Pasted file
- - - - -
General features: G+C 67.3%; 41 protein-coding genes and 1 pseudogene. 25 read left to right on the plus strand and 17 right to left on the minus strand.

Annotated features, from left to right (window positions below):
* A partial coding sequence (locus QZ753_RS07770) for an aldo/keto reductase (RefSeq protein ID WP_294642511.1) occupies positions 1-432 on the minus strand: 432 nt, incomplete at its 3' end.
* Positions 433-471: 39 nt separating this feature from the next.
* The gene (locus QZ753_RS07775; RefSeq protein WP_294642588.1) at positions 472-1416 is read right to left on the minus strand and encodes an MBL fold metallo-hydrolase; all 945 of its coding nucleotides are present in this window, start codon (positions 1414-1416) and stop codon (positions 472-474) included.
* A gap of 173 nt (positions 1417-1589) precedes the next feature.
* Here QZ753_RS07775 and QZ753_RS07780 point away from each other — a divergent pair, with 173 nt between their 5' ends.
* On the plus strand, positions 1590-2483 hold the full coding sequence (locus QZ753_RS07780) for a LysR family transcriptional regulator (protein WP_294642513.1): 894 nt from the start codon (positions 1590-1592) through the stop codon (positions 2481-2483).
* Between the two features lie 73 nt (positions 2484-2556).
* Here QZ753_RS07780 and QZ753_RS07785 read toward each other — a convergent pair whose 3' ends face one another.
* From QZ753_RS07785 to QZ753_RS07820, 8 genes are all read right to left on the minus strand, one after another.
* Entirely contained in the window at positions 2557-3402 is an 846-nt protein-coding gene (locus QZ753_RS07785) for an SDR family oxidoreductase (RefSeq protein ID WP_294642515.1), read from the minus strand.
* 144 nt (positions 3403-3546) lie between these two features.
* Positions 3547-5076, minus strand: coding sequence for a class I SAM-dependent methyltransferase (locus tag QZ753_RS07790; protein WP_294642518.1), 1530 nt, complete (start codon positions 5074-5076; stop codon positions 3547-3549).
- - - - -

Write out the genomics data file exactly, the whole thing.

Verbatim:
General features: G+C 67.3%; 41 protein-coding genes and 1 pseudogene. 25 read left to right on the plus strand and 17 right to left on the minus strand.

Annotated features, from left to right (window positions below):
* A partial coding sequence (locus QZ753_RS07770) for an aldo/keto reductase (RefSeq protein ID WP_294642511.1) occupies positions 1-432 on the minus strand: 432 nt, incomplete at its 3' end.
* Positions 433-471: 39 nt separating this feature from the next.
* The gene (locus QZ753_RS07775; RefSeq protein WP_294642588.1) at positions 472-1416 is read right to left on the minus strand and encodes an MBL fold metallo-hydrolase; all 945 of its coding nucleotides are present in this window, start codon (positions 1414-1416) and stop codon (positions 472-474) included.
* A gap of 173 nt (positions 1417-1589) precedes the next feature.
* Here QZ753_RS07775 and QZ753_RS07780 point away from each other — a divergent pair, with 173 nt between their 5' ends.
* On the plus strand, positions 1590-2483 hold the full coding sequence (locus QZ753_RS07780) for a LysR family transcriptional regulator (protein WP_294642513.1): 894 nt from the start codon (positions 1590-1592) through the stop codon (positions 2481-2483).
* Between the two features lie 73 nt (positions 2484-2556).
* Here QZ753_RS07780 and QZ753_RS07785 read toward each other — a convergent pair whose 3' ends face one another.
* From QZ753_RS07785 to QZ753_RS07820, 8 genes are all read right to left on the minus strand, one after another.
* Entirely contained in the window at positions 2557-3402 is an 846-nt protein-coding gene (locus QZ753_RS07785) for an SDR family oxidoreductase (RefSeq protein ID WP_294642515.1), read from the minus strand.
* 144 nt (positions 3403-3546) lie between these two features.
* Positions 3547-5076, minus strand: coding sequence for a class I SAM-dependent methyltransferase (locus tag QZ753_RS07790; protein WP_294642518.1), 1530 nt, complete (start codon positions 5074-5076; stop codon positions 3547-3549).